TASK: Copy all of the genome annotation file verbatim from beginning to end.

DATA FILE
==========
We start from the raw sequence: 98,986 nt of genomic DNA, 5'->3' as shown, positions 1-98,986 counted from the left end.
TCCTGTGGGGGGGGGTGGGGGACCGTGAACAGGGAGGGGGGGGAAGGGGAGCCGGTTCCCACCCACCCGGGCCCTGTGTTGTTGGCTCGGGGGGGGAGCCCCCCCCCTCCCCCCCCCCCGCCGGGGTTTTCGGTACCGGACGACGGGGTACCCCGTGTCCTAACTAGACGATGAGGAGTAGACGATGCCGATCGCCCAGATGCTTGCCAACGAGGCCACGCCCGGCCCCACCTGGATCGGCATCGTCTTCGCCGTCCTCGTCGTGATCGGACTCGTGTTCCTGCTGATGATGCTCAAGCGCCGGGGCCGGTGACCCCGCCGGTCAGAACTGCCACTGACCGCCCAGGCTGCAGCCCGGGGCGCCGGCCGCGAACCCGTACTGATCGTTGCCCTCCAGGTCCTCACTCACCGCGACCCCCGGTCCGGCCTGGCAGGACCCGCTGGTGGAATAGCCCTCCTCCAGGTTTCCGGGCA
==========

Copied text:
We start from the raw sequence: 98,986 nt of genomic DNA, 5'->3' as shown, positions 1-98,986 counted from the left end.
TCCTGTGGGGGGGGGTGGGGGACCGTGAACAGGGAGGGGGGGGAAGGGGAGCCGGTTCCCACCCACCCGGGCCCTGTGTTGTTGGCTCGGGGGGGGAGCCCCCCCCCTCCCCCCCCCCCGCCGGGGTTTTCGGTACCGGACGACGGGGTACCCCGTGTCCTAACTAGACGATGAGGAGTAGACGATGCCGATCGCCCAGATGCTTGCCAACGAGGCCACGCCCGGCCCCACCTGGATCGGCATCGTCTTCGCCGTCCTCGTCGTGATCGGACTCGTGTTCCTGCTGATGATGCTCAAGCGCCGGGGCCGGTGACCCCGCCGGTCAGAACTGCCACTGACCGCCCAGGCTGCAGCCCGGGGCGCCGGCCGCGAACCCGTACTGATCGTTGCCCTCCAGGTCCTCACTCACCGCGACCCCCGGTCCGGCCTGGCAGGACCCGCTGGTGGAATAGCCCTCCTCCAGGTTTCCGGGCA